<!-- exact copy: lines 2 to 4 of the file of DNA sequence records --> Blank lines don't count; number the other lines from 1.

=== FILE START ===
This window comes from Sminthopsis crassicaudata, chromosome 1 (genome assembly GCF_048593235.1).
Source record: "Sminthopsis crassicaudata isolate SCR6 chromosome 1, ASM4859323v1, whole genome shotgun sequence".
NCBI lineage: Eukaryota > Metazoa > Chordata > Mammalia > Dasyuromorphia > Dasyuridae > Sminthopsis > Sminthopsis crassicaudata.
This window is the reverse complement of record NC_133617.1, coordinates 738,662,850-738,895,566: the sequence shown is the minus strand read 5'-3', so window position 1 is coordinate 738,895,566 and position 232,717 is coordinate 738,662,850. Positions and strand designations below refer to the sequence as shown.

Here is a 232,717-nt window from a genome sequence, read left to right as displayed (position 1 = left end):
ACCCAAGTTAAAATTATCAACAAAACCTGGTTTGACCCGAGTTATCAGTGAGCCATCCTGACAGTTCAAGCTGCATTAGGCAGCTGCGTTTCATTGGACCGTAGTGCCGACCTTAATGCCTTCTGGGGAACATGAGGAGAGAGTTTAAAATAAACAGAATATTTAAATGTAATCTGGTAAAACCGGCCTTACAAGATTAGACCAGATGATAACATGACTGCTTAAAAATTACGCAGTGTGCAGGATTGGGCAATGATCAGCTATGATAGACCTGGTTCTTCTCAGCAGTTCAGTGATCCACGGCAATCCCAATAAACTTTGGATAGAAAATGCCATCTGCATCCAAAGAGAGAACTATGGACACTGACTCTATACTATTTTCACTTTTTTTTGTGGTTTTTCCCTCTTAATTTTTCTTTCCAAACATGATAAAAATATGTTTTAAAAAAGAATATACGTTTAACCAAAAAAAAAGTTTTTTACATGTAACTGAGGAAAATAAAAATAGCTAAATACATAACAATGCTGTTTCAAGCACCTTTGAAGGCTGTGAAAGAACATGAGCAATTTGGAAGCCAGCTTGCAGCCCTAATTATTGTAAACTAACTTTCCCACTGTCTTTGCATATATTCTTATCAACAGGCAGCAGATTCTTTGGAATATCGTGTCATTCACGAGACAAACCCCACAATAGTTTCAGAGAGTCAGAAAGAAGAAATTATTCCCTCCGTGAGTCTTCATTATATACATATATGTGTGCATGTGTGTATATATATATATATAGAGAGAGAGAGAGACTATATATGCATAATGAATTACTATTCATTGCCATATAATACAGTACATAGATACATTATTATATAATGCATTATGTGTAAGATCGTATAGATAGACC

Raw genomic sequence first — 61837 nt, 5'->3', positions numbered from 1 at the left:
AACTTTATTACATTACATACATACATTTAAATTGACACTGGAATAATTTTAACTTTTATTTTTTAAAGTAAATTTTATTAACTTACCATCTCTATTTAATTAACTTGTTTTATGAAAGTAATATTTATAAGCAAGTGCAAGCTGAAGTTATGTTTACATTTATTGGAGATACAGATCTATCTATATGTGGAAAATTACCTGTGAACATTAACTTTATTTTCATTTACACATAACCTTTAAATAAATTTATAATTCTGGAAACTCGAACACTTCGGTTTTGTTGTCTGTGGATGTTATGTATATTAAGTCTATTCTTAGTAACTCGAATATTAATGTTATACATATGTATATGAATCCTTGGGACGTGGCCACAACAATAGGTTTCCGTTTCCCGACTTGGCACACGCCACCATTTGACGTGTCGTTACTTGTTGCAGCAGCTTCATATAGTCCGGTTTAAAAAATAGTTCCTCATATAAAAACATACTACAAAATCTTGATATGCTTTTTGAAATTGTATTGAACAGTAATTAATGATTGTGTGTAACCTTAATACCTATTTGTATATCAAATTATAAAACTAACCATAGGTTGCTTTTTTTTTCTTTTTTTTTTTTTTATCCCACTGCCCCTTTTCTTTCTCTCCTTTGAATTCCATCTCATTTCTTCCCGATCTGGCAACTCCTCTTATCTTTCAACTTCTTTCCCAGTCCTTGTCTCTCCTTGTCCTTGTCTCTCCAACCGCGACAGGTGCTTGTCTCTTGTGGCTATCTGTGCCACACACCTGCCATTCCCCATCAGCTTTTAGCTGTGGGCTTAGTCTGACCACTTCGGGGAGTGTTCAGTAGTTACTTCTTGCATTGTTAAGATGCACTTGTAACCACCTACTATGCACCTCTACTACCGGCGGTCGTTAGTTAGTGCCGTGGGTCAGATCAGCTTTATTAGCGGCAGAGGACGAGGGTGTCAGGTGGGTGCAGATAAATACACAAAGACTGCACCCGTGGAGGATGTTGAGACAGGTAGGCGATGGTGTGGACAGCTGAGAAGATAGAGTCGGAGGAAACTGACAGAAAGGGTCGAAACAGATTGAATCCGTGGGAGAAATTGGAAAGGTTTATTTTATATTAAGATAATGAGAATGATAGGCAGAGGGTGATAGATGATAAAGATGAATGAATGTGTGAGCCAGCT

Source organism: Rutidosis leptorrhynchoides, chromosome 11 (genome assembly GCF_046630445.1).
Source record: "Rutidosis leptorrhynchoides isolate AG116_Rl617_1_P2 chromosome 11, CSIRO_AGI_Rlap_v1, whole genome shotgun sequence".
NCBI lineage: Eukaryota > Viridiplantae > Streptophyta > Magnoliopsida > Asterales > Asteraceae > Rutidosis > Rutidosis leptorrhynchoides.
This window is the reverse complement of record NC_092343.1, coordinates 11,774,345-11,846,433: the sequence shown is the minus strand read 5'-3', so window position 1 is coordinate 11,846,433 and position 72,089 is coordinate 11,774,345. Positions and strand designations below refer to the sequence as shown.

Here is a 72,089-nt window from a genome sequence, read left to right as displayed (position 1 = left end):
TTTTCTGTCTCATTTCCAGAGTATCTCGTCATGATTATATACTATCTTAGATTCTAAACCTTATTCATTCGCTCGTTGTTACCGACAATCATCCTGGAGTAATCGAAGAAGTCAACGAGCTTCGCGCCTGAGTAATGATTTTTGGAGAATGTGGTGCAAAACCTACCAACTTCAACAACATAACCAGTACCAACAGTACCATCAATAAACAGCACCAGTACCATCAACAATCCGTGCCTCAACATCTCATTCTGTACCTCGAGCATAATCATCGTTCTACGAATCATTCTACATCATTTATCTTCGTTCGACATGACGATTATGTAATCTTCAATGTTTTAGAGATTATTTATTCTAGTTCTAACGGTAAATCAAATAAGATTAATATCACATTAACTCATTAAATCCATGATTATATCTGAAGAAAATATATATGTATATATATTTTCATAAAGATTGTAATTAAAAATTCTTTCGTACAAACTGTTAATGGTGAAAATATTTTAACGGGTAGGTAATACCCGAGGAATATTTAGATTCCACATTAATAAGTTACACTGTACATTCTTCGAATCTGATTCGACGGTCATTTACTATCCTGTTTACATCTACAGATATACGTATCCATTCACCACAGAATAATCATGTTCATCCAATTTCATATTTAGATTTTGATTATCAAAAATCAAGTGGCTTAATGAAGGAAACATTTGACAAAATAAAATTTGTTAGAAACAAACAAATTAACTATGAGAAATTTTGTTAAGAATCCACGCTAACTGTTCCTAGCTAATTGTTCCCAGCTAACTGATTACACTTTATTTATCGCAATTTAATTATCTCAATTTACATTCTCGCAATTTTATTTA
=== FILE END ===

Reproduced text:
Source record: "Sminthopsis crassicaudata isolate SCR6 chromosome 1, ASM4859323v1, whole genome shotgun sequence".
NCBI lineage: Eukaryota > Metazoa > Chordata > Mammalia > Dasyuromorphia > Dasyuridae > Sminthopsis > Sminthopsis crassicaudata.
This window is the reverse complement of record NC_133617.1, coordinates 738,662,850-738,895,566: the sequence shown is the minus strand read 5'-3', so window position 1 is coordinate 738,895,566 and position 232,717 is coordinate 738,662,850. Positions and strand designations below refer to the sequence as shown.